Taking Flight. Thoughts on Patience and Starting Again.

I can feel it. I am, once again, falling in love with this mad thing we call life. Tentatively, though. This time patience is required in equal measure to passion. 

I’m not used to doing things this way—slowly and gently. I have preferred to throw myself into frenzy and foray, and to just get things done.

I have been in love many times before in that fast and furious way, with people and places and things. That head-over-heels, living off ecstasy, making passionate-bordering-reckless decisions on the wild feelings in my heart. It was delicious. And not sustainable. Like skipping dinner for ice cream every single night.

I do like to be in love though. In fact, I love it. It is my favourite thing. I am not willing to give it up. But I know I must do it differently this time. And so I find myself in this long-drawn-out beginning: listening and moving slowly; choosing delicately and firmly; speaking with intention; adding in more time for play.

In response I feel a flutter: the wings of a great bird long dormant; stirring, waking, stretching; preparing for flight. This time, yes, this time, I know I can fly. My wings are mine to use on this new adventure.

And I now know how they work. I have gone on a few good test runs. I have hovered at the end of this runway, on the lip of this nest, on the edge of this canyon. I have flown little circles above it. Dipped a wing beyond it. 

There is peace and joy in this beginning, no doubt. Yet sometimes I feel frustrated with this inching; desperate for the thing that is not yet now. And I think, why don't I just jump? Dive in? Throw myself over the edge? Force myself to take flight?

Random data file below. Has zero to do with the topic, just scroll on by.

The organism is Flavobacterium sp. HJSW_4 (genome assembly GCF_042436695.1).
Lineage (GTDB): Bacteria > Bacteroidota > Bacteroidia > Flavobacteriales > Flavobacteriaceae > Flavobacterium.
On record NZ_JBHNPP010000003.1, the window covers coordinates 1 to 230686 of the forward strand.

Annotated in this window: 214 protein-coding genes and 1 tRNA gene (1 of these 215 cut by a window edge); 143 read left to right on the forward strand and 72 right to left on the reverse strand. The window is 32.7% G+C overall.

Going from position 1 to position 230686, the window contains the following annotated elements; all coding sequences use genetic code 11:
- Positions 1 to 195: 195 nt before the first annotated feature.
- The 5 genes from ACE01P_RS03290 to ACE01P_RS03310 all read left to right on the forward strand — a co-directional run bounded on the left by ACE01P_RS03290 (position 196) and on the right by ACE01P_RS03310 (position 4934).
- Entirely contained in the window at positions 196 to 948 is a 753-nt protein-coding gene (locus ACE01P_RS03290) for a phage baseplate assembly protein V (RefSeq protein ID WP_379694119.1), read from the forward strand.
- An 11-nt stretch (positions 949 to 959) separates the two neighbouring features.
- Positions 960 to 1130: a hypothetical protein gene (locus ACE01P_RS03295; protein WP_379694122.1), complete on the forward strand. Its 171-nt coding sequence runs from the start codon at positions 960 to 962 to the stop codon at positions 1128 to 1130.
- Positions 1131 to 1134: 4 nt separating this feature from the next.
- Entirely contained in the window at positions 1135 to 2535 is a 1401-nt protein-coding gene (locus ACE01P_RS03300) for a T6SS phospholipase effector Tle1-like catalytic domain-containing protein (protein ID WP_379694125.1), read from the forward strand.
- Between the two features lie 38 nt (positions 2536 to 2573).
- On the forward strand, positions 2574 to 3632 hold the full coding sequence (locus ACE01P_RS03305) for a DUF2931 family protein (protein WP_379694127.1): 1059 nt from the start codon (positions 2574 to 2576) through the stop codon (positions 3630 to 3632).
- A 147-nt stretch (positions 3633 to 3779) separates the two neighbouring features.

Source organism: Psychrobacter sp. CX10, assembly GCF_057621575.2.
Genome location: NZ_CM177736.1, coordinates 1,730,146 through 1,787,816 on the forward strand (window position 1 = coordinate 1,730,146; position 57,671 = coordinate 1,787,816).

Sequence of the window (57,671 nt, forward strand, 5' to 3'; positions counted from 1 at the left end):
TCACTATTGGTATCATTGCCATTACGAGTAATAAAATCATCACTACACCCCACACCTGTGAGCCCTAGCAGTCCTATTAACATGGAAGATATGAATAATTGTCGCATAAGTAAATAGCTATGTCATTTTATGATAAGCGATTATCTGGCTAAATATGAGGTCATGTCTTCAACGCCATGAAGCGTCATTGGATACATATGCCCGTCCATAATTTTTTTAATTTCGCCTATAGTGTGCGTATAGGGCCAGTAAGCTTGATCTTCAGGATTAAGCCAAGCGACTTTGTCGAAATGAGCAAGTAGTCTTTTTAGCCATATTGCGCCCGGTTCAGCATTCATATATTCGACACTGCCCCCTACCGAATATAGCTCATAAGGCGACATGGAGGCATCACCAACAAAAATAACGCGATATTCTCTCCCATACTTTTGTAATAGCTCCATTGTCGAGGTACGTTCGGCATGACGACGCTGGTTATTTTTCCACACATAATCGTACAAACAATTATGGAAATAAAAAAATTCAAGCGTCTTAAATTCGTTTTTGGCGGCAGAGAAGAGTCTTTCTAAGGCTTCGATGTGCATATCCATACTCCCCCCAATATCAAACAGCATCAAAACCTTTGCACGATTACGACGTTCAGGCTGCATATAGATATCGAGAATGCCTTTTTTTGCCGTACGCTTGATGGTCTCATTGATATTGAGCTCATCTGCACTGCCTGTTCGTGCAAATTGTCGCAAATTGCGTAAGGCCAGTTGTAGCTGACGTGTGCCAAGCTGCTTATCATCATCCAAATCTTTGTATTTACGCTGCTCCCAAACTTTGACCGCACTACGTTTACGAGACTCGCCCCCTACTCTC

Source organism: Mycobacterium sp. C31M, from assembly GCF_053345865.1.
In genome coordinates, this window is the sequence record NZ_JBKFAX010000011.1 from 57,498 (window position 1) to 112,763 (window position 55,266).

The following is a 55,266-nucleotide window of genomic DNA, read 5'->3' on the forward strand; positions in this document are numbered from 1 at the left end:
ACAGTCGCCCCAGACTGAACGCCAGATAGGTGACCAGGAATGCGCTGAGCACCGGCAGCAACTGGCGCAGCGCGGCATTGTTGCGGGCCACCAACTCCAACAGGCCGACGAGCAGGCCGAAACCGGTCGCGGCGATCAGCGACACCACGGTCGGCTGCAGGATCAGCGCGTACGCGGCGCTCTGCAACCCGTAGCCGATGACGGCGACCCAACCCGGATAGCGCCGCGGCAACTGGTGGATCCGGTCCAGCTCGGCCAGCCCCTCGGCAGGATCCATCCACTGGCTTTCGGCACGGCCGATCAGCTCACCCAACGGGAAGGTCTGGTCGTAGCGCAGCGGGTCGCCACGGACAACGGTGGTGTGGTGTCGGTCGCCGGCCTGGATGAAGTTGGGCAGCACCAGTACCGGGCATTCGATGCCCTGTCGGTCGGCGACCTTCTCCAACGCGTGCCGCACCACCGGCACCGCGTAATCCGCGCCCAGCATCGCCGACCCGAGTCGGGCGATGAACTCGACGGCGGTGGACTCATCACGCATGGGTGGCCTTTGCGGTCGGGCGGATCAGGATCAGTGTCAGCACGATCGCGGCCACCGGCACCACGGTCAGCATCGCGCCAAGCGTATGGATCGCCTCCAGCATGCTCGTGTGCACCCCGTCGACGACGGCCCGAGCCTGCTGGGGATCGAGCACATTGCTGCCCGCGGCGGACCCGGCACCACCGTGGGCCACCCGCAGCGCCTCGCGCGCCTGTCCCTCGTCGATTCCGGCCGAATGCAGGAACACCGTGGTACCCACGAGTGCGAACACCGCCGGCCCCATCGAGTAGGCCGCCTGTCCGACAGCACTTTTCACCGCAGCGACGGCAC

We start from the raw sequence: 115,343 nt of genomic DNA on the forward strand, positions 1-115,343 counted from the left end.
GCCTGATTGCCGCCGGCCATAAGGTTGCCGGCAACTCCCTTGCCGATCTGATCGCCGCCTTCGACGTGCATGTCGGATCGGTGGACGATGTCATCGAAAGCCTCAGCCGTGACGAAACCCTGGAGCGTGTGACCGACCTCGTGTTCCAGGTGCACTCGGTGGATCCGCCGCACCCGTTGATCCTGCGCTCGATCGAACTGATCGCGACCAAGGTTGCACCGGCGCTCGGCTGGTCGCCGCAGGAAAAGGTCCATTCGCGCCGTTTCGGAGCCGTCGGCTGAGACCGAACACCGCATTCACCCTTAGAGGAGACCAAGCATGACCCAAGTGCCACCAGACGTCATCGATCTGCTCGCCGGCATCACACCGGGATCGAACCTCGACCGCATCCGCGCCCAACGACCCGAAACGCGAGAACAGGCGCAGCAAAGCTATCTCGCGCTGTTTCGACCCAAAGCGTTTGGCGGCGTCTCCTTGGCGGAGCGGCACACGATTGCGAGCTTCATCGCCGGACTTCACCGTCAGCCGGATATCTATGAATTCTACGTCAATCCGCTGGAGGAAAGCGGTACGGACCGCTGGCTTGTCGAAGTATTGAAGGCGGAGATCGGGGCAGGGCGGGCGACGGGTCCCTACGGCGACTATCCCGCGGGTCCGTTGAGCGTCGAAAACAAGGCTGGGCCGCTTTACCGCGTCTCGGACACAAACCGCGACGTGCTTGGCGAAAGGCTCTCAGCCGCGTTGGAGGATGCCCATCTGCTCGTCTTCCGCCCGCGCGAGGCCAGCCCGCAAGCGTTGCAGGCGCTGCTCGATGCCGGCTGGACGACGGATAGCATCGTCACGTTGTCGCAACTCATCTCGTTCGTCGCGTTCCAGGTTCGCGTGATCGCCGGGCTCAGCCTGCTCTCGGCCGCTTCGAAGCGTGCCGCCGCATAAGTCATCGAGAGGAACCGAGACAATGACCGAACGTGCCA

Part of my hesitation is fear, I know. I fear that I will—like so many times before—be swept up into the vortex of some thing or someone and let it carry me away, only to wake in a pile of rubble. I have never been good at smooth landings. And past heartbreak always returns as a voice of reason, saying stop.  

I also know, at a deeper level this fear is necessary. It is keeping me safe until I realize that I already am.

And, I am learning a most beautiful and frustrating thing: patience.

Patience is hard because it requires trust. And trust is hard because I have to let go of control. And letting go of control is the scariest thing in life. But it also feels so damn good. That freedom. That finding of joy and love outside of searching, in the messy here-and-now.

So I am trusting. I am trusting this slow opening. I am trusting that life can be easy; that I do not need to push and strive and drive so hard every day. I am trusting I can just be. I am trusting I can receive. I am allowing the magic and joy in this half-way-flight.

And patience does not mean I do not challenge my fears. Every day I do. Patience simply means being kind to myself and my fears and honouring where I am at in the process of taking flight. If today I feel anxious and retreat, that’s okay.

It is as a result of this permission, this allowance, this honouring of my human experience, that my rationally calculated fears begin to appear less rational. More and more I can hear the stronger quiet voice deep inside. The one that knows that the only thing more terrifying than crash-landing-heart-breaking-starting-again, is retreating to a safe place where life and love can no longer find me. 

One day I will soar freely over my canyon like the condors in Peru; diving out from my home in the cliff-face and arcing my full-wingspan into the roaring wind; trusting that no matter how far, no matter how high, no matter how long I engage in my dance with the sun, I will find my way home to the cliffs and the streams and the trees. And I will land safely, too; talons sinking into cool earth like the roots of an old tree, wings ready for tomorrow’s new feat.

That day is coming soon, I can feel it; I am growing into it, or it into me, I cannot tell. I am simply trusting this gradual expansion of my heart. I wake each new day a little stronger, a little brighter; wings tugging at my imagination, calling that part of me that was born to fly to rise into the wind and play.